INVEST a little more in your stories


I’m a big fan of the INVEST mnemonic, which encourages agile story authors to make their stories Independent, Negotiable, Valuable, Estimable, Small and Testable. There are plenty of great sources for more detail, so I won’t rehash them here. Having introduced a number of teams to INVEST I often find I need to follow up with three more items.  Leading to the notion of INVESTpul, and yes, before you say it, I really should figure out a better backronym:

Provoking – A good story provokes conversation, it is a much an expression of wish as a challenge, how can this goal best be achieved given the constraints the team operates within?  All too often this element is lost, and work becomes about churning stories, regardless of their value, with the dangerous assumption that all the quality thinking has been done already. Opportunities present themselves in different ways throughout an iteration, and we should remain alert and ready to seize them, to pivot based on new information.

Ubiquitous – The language of stories should be readily understood by the team, its stakeholders and drive-by observers. Drive-by observers are often influential, and may even be the ultimate sponsors of the team, packing up late I often see evening board walking by the leadership team. Their support of the team, and agile, may be effected by how well they understand stories, and the impression they get from the board carrying them. Ubiquitous language discourages technical terms, the presence of which often indicates that a solution to the story has already been agreed, diminishing connection to the user and narrowing the team’s potential to find other ways of achieving the same aims.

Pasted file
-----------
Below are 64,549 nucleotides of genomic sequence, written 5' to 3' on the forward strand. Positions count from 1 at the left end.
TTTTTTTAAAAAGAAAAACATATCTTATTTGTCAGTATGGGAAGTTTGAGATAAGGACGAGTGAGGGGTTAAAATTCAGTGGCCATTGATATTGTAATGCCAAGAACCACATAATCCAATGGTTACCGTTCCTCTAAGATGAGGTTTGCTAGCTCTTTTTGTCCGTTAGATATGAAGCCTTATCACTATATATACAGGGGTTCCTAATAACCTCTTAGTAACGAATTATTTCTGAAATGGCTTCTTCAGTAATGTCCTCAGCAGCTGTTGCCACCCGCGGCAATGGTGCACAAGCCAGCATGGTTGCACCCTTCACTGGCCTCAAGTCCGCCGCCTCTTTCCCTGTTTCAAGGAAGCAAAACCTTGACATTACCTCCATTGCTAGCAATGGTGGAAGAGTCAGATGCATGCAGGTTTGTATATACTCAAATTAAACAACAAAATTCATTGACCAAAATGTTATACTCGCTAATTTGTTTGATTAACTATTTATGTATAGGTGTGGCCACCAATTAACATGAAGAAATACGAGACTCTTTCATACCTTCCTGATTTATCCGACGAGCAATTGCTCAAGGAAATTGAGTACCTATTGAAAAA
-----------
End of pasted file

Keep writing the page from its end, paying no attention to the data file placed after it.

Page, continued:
Legible – It seems incredible that this needs saying, but it does. It should be possible to read stories easily, this doesn’t just apply to handwriting, it means using sensible fonts when printing cards, and avoiding cramming information into small spaces. The ideal story card passes a three foot test – it can be read by anyone participating in a board based discussion, like a stand up, which necessitates some members standing about 3ft away

The Six Foot Test
While we’re on the subject, another distance themed test I like relates to the overall board. The six foot test is simple; from standing that far away what could someone learn about the team’s work?  That distance is deliberately chosen because generally you can’t read individual story cards, putting focus firmly on flow and the system of work. It is particularly useful to forget what you know and don a stakeholder hat for this exercise.  At a minimum I would hope to be able to determine the following:

  • The team name
  • Their high level goal
  • Amount of work in progress
  • Phases or stages work passes through.
  • Who is doing what
  • Which work is blocked, or needs help

From the appointed distance I’d also look around the board, the presence of artifacts like definition of done, column policies, burn down charts and metrics are positive indicators.  Another interesting aspect is the presence, or otherwise, of playful elements, often these are reflections of trust and safety within the team.